SARAH CORTEZ – Award-Winning Author and Law Enforcement Veteran

ATSNStop the ThreatChuck Thompson

Sarah’s latest crime fiction thriller is The Carlucci Betrayal.

Here is a glimpse into Sarah’s award-winning career:

Sarah Cortez, a Councilor of the Texas Institute of Letters, Fellow of the Dallas Institute of Humanities and Culture, and Fellow of the Virginia Center for the Creative Arts. She has poems, essays, book reviews, and short stories anthologized and published in journals, such as Texas Monthly, Rattle, The Sun, Pennsylvania English, Texas Review, Louisiana Literature, The Midwest Quarterly, Southwestern American Literature. Winner of the PEN Texas Literary Award, her debut poetry collection is How to Undress a Cop. Her books have placed as finalists in many contests, such as the Writers’ League of Texas Awards, Los Angeles Book Festival Awards, and the PEN Southwest Poetry Awards Latino Book Awards, Border Region Librarians Association Award, Press Women of Texas Editing Award. She has been both a Houston and Texas finalist for poet laureate; she is a law enforcement veteran of 28 years. Her memoir entitled Tired, Hungry, Standing in One Spot for Twelve Hours: Essential Cop Essays brings the reader into the patrol car as it reveals America’s most dangerous profession.

The Carlucci Betrayal takes readers deep into the Mississippi Delta during Prohibition to witness the founding of a criminal empire, and not since The Godfather has a Mafia family captivated readers the way the Carlucci brothers do in Robert Wilkins’ and Sarah Cortez’s rollicking novel of love, lust, and naked ambition.

Michael Bracken  – Anthony Award-nominated editor of The Eyes of Texas

 Genres in Which I Write: I write in more than one genre, and I love seeing how the interaction of skill and intention translates and doesn’t translate across genres.

I began as a literary fiction writer, then to poetry, then to memoir. At this point, I think I’ve been published in almost all popular and literary genres and subgenres. I love all kinds of writing and edit all genres.

Writing Process: In terms of my writing process, I don’t have much leeway to choose a particular set of locations or circumstances to write. As a full-time professional writer/editor, I write when and where I can. I always seem to have deadlines breathing down my neck, whether for writing or editing. I am also an editor for a large international Catholic online journal of the arts. Those deadlines keep me very busy. www.catholicartstoday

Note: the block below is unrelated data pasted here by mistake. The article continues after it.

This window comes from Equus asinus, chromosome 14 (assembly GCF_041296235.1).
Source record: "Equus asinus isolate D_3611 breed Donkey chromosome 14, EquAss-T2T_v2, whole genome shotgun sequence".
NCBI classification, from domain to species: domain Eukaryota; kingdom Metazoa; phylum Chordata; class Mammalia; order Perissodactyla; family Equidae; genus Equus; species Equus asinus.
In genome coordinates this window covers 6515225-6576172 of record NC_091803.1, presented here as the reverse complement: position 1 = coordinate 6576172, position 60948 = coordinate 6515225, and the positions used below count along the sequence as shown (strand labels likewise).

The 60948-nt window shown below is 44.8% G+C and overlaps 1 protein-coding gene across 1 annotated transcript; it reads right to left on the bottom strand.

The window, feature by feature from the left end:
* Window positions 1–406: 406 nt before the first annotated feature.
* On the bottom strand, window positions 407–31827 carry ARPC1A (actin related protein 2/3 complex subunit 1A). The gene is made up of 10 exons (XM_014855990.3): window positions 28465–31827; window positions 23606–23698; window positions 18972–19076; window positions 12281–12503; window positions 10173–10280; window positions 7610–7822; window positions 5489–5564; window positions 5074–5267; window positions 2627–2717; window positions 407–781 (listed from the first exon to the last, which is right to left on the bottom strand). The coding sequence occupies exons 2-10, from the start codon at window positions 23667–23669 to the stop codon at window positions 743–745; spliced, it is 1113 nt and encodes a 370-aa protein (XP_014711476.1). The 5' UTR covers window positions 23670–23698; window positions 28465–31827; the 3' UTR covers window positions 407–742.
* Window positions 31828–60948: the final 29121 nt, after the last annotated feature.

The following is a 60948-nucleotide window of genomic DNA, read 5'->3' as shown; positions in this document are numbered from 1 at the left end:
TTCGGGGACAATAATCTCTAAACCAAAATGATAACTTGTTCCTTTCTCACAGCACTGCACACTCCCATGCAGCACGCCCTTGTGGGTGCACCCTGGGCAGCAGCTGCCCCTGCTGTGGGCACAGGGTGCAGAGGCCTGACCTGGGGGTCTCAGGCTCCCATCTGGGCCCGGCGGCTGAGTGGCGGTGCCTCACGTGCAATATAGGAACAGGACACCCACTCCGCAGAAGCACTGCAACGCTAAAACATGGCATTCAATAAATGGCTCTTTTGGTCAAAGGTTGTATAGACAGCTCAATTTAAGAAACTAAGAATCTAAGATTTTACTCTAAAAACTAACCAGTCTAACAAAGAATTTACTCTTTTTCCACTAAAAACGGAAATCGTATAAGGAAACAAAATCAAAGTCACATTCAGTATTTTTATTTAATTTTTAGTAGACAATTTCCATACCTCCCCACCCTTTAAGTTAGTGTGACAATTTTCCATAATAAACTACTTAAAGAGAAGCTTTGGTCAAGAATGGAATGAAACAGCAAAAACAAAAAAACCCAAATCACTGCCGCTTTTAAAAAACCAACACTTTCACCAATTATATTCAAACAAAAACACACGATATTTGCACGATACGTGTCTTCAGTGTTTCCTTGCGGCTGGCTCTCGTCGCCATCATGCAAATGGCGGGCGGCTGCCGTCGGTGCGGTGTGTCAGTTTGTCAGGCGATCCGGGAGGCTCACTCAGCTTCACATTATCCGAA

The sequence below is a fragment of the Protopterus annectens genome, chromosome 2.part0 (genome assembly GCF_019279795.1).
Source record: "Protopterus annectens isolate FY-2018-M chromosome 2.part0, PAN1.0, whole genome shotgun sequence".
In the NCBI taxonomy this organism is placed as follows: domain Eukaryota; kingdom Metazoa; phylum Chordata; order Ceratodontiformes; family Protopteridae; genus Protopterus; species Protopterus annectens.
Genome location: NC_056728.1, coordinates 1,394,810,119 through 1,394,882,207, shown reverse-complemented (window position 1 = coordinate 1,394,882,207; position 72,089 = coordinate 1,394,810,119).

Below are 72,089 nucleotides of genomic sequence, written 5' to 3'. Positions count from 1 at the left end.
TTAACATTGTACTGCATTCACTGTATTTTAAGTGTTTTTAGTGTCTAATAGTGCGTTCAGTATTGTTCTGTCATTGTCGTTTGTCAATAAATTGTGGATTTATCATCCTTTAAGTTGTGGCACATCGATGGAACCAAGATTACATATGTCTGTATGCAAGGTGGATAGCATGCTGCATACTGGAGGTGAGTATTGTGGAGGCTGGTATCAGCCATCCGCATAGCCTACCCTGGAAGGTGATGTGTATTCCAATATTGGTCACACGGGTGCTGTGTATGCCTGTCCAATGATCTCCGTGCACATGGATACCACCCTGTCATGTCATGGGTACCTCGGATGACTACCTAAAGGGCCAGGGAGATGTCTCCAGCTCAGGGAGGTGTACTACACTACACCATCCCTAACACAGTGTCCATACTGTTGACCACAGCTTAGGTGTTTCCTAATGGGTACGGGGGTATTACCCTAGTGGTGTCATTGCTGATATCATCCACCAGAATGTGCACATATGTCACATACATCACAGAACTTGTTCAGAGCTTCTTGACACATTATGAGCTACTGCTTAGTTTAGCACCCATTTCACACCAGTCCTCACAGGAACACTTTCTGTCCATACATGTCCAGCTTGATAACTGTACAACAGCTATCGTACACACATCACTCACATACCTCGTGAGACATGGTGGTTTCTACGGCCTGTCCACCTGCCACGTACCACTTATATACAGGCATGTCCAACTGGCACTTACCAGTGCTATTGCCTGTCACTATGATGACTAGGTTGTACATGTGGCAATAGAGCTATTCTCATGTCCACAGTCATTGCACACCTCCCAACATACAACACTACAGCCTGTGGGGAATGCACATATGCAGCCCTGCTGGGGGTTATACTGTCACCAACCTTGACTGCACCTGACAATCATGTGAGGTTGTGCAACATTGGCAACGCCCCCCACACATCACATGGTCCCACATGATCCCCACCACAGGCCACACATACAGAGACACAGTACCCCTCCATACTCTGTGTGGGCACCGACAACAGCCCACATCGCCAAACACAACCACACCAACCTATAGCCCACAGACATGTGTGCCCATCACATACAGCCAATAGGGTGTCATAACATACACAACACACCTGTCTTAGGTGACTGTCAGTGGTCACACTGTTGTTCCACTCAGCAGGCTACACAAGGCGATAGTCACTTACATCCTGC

First Publication: My first book came out within less than three years of beginning to write poetry. I now have 14 books—all traditionally published. For quite a few years, I had one or two books published per year. I have been very fortunate to work with publishers who really believed in my book projects.

Characters: In the popular genre of crime fiction, there are usually two strong-willed characters: the criminal and the sleuth. They must be fairly evenly matched in order to have a drawn-out conflict that is sufficiently interesting for a reader to read the entire novel.

The process of creating a 3-D character, particularly a main character is involved and mysterious. Tomes have been written about it. Curiously enough, it is the one critically important step that most fiction writers, particularly beginning fiction writers, don’t spend enough time doing. All the hours of research, imagining, taking notes, thinking through personality and choices, and personal history of the character pay off. Yet, most fiction writers either skip this step or do it quickly—a fatal mistake to both plot and the possibility of writing a book that readers enjoy.

Writing Characters of the Opposite Sex: Due to police work and my corporate career before policing, most of my life has been spent working with men. I do not find it a particular challenge to write from a male’s POV. In fact, most of my literary and popular fiction is written in a male’s POV.

Do You Base Characters on Real People? As a freelance editor who has been privileged to work with many writers, I think that basing a fictional character on a real person is an absolute no-no. Fiction that does this results in erratic character motivation and is often boring. Characters must be free to act according to the psychological and emotional dimensions based on the imagined history and personality that the writer has given them. So, you can see from this line of thought that I never base my characters on real people and certainly never on myself.

How To Raise the Stakes for Characters? Especially in popular fiction, but also to a lesser degree in literary fiction, the author’s “job” is to apply stress on the main character. These stresses of circumstance create conflict, and conflict creates plot. The way the stress is applied to each character will be different since each character has a different personality and history.